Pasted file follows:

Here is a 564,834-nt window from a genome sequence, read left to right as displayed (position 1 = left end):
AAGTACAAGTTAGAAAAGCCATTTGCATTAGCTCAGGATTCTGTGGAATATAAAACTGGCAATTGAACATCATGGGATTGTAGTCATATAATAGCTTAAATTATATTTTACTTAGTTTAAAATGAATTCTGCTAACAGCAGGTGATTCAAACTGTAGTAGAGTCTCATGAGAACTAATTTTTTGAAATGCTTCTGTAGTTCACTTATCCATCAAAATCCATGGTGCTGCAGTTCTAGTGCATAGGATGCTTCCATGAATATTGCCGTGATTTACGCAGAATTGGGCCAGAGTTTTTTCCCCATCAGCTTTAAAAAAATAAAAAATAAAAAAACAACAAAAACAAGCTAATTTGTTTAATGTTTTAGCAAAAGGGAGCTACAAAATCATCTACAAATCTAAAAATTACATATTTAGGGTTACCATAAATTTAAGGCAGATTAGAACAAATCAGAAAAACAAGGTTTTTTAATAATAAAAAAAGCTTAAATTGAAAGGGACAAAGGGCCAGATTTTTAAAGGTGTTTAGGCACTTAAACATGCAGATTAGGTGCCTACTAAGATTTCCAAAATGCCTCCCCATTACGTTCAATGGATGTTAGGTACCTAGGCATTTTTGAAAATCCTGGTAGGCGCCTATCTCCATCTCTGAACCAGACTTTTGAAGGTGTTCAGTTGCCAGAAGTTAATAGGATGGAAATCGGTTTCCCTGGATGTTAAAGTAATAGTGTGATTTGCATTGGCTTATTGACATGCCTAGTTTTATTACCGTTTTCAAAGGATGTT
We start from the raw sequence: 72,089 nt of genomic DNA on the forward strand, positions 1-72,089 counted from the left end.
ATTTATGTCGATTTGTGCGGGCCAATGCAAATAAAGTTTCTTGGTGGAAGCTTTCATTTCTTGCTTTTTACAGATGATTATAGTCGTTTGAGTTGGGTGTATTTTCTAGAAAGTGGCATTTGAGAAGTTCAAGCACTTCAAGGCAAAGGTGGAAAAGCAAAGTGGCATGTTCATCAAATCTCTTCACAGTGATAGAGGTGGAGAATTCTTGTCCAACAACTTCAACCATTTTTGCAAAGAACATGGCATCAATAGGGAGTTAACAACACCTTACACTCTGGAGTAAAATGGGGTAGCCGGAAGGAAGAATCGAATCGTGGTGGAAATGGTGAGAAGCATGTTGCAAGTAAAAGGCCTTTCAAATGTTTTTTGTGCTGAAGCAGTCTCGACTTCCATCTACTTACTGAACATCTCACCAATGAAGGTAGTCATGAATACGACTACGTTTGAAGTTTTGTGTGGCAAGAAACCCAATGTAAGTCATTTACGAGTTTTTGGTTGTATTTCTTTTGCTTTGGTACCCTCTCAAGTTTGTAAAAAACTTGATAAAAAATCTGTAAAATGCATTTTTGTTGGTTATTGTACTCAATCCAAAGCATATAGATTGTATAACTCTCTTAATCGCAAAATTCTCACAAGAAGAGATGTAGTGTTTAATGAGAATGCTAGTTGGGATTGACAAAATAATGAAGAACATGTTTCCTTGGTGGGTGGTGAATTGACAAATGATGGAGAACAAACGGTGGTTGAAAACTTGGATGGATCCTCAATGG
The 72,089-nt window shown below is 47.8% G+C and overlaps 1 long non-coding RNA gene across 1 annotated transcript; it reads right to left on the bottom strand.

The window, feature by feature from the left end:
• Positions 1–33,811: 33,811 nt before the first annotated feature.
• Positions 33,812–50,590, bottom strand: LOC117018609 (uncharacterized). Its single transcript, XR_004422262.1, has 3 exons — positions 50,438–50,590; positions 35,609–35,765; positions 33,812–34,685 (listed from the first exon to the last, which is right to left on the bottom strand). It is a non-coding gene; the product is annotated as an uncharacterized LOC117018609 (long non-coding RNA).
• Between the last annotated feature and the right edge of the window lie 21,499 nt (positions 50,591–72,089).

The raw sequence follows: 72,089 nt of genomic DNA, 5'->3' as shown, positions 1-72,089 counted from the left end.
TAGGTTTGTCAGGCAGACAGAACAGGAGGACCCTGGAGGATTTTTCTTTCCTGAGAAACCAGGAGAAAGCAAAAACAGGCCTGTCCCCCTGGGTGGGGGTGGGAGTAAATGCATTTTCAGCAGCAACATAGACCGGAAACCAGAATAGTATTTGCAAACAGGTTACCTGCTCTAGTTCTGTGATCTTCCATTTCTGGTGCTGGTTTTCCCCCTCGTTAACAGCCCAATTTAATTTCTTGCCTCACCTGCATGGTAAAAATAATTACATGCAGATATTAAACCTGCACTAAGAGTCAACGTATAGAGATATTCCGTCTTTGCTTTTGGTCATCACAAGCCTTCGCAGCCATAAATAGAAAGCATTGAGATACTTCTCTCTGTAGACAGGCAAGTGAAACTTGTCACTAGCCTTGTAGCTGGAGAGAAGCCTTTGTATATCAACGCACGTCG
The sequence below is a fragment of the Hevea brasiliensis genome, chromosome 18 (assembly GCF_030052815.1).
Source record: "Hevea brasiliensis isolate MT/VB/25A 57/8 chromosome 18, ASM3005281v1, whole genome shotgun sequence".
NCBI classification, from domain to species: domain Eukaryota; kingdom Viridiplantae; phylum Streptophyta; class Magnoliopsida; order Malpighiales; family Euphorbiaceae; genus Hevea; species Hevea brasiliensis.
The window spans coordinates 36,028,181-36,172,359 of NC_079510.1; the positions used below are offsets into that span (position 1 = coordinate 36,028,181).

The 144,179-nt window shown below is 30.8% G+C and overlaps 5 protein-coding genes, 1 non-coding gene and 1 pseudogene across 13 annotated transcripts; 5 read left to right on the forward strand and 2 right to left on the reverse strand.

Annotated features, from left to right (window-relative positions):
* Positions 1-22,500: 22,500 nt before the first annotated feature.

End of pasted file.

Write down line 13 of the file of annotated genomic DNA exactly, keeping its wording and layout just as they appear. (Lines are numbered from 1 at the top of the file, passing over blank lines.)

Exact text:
Source record: "Hevea brasiliensis isolate MT/VB/25A 57/8 chromosome 18, ASM3005281v1, whole genome shotgun sequence".